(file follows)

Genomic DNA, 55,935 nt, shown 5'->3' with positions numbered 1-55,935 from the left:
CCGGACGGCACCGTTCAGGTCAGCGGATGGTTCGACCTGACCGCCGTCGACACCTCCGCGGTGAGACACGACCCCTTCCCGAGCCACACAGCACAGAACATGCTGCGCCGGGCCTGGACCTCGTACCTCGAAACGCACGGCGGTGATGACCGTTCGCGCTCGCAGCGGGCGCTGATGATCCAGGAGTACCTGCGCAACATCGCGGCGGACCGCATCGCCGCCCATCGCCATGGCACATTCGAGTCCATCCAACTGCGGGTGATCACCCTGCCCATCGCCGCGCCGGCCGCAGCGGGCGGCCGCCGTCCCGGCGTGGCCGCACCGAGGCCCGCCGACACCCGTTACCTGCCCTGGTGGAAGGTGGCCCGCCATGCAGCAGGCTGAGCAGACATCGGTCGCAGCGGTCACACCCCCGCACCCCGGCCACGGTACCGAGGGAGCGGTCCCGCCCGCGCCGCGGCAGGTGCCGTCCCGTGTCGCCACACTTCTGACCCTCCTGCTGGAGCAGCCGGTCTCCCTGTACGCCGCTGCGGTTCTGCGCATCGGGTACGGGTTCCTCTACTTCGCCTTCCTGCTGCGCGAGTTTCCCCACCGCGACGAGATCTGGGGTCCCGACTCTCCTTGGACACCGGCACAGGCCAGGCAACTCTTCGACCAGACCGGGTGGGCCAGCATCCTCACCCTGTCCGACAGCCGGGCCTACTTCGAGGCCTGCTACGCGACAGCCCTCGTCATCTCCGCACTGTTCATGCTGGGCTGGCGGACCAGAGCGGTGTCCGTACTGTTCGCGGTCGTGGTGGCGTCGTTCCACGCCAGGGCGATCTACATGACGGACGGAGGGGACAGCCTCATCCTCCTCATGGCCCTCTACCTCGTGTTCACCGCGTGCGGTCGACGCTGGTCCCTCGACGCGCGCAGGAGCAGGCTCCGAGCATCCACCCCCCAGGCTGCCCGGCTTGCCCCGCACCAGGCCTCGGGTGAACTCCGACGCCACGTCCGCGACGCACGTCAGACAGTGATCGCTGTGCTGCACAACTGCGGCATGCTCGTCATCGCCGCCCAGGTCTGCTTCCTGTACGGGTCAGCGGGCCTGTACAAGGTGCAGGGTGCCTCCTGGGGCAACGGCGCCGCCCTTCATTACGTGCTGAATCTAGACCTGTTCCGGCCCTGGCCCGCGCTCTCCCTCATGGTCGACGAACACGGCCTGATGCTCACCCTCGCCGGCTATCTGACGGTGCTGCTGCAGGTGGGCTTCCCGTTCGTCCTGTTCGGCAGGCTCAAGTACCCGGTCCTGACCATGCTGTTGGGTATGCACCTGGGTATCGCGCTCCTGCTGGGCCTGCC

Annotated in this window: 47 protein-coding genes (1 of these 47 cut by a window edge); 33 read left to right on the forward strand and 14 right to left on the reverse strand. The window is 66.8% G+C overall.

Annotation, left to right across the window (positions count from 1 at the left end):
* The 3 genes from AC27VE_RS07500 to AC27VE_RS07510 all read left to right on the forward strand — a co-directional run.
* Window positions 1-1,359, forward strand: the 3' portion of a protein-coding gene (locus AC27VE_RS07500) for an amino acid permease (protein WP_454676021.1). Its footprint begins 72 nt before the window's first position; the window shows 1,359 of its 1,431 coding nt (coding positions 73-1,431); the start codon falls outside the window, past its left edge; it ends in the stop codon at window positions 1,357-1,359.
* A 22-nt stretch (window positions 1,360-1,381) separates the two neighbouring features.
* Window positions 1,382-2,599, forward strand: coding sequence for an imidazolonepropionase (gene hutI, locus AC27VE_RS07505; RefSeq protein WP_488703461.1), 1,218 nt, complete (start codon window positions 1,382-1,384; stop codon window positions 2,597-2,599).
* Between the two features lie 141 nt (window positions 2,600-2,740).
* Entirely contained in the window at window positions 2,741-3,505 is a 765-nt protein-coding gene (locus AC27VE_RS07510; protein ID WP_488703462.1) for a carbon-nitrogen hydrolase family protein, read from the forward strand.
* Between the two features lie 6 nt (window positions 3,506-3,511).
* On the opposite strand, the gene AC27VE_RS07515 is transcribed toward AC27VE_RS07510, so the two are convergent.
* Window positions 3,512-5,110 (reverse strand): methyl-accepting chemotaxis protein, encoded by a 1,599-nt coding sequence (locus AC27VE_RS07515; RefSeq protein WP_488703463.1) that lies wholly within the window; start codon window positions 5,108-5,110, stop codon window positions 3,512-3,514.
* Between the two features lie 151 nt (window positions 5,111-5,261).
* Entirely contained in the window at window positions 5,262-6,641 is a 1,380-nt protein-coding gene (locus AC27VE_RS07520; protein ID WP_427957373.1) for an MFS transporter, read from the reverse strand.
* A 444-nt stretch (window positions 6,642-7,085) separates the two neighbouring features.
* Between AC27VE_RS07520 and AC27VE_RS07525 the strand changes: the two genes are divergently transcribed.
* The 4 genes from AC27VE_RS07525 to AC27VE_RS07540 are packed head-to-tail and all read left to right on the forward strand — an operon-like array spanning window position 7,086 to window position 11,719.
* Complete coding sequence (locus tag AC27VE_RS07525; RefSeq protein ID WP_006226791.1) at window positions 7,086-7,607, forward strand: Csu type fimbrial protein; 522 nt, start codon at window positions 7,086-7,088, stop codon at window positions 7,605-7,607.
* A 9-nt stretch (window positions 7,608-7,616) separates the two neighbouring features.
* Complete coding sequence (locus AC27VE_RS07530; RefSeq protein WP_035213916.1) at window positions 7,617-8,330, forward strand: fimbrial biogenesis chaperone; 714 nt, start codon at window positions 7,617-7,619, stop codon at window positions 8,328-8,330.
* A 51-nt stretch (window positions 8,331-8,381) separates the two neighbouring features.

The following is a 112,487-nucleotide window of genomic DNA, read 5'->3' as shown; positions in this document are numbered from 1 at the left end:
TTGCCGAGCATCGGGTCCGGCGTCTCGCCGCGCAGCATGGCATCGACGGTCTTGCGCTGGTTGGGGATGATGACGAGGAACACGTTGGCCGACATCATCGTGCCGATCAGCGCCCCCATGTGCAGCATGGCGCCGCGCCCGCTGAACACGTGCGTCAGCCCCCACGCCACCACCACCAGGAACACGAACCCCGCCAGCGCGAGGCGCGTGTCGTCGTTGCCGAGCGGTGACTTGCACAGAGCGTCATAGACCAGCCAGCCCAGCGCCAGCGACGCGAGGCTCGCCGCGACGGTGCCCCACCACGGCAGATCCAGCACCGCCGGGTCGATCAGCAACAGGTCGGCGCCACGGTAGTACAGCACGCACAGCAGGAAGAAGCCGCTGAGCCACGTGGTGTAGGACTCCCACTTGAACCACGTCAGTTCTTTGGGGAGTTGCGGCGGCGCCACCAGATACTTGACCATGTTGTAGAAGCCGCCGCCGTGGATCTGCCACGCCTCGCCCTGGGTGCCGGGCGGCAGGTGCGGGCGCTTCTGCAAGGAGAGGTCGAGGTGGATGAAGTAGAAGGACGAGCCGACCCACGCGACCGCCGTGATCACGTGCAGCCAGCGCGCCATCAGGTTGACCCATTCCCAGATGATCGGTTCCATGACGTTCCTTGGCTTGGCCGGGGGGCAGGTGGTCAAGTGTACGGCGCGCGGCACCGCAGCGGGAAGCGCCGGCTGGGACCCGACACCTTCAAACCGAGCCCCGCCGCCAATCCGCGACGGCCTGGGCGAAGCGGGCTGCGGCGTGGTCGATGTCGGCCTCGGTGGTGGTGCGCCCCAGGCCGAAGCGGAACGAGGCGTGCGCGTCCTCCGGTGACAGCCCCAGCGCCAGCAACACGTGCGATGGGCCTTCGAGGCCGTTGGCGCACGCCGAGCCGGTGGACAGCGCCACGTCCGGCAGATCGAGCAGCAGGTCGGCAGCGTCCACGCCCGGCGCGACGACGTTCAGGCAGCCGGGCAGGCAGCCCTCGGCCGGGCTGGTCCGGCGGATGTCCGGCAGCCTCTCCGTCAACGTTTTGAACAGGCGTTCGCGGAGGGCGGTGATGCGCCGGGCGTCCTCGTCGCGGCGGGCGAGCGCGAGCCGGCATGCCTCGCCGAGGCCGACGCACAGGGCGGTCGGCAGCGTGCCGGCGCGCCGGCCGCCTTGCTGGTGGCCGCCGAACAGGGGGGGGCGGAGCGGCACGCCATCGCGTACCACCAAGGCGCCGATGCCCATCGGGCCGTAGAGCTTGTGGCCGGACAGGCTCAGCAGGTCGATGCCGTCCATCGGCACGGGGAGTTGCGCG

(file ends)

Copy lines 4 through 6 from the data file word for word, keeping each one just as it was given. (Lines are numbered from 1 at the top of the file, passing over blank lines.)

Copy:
Annotation, left to right across the window (positions count from 1 at the left end):
* The 3 genes from AC27VE_RS07500 to AC27VE_RS07510 all read left to right on the forward strand — a co-directional run.
* Window positions 1-1,359, forward strand: the 3' portion of a protein-coding gene (locus AC27VE_RS07500) for an amino acid permease (protein WP_454676021.1). Its footprint begins 72 nt before the window's first position; the window shows 1,359 of its 1,431 coding nt (coding positions 73-1,431); the start codon falls outside the window, past its left edge; it ends in the stop codon at window positions 1,357-1,359.